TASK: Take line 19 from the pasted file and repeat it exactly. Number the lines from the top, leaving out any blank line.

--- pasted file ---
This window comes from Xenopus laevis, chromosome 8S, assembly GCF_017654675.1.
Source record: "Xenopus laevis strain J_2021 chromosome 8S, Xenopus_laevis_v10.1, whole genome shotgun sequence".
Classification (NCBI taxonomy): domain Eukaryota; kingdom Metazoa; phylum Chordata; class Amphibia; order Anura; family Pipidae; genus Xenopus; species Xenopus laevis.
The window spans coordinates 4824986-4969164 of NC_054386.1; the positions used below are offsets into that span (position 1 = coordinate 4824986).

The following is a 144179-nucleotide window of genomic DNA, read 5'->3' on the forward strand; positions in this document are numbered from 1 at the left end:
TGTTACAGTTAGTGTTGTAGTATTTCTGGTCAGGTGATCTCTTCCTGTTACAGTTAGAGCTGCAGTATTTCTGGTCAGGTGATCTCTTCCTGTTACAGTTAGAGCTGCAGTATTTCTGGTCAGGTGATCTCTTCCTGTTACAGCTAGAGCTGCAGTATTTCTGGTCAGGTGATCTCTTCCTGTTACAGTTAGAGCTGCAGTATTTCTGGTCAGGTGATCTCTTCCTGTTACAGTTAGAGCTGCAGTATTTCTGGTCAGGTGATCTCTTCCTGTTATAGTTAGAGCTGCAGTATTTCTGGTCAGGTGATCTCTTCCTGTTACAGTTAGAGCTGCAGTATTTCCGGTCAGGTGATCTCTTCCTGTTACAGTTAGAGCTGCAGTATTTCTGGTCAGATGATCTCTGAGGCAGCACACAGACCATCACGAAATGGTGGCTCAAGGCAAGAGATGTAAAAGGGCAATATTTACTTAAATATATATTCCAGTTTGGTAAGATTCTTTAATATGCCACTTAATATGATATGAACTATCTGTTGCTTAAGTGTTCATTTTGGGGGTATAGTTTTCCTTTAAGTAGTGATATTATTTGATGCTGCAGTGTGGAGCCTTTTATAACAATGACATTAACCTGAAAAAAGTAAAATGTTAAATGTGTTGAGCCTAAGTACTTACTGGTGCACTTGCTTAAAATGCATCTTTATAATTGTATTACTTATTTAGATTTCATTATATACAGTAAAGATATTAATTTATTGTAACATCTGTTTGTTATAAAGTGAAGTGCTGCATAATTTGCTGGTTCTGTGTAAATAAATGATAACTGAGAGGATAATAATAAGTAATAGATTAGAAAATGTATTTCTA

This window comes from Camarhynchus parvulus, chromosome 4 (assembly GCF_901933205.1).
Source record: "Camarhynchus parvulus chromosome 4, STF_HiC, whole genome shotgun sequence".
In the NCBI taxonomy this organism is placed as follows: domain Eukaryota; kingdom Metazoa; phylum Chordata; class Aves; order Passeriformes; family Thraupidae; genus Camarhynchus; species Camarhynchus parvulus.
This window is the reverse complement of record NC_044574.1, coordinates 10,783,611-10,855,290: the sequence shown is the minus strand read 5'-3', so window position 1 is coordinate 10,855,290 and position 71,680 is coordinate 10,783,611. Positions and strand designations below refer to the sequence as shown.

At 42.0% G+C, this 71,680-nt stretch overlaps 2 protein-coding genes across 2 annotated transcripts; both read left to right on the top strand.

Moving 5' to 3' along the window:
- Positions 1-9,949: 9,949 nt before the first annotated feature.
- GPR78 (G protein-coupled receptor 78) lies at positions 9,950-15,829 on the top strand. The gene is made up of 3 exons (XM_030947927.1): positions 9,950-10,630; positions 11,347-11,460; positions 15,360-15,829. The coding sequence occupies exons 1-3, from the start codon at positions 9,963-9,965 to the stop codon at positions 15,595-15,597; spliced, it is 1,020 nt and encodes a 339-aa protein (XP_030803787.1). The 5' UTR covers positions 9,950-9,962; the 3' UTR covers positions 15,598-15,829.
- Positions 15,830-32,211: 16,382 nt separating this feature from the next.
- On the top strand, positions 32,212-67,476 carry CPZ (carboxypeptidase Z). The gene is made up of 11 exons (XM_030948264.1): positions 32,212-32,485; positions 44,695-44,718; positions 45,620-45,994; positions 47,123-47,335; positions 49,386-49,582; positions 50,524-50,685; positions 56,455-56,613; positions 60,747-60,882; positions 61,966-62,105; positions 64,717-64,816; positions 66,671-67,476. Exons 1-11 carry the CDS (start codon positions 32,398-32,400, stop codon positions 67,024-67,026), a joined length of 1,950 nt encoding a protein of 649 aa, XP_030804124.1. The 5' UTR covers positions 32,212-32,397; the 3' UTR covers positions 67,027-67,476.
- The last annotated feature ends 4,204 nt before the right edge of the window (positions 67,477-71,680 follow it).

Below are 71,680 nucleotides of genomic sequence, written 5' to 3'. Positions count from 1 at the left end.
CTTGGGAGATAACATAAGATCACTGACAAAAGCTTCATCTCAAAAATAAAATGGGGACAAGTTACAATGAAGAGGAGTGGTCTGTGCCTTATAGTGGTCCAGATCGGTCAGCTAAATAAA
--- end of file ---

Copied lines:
CTTGGGAGATAACATAAGATCACTGACAAAAGCTTCATCTCAAAAATAAAATGGGGACAAGTTACAATGAAGAGGAGTGGTCTGTGCCTTATAGTGGTCCAGATCGGTCAGCTAAATAAA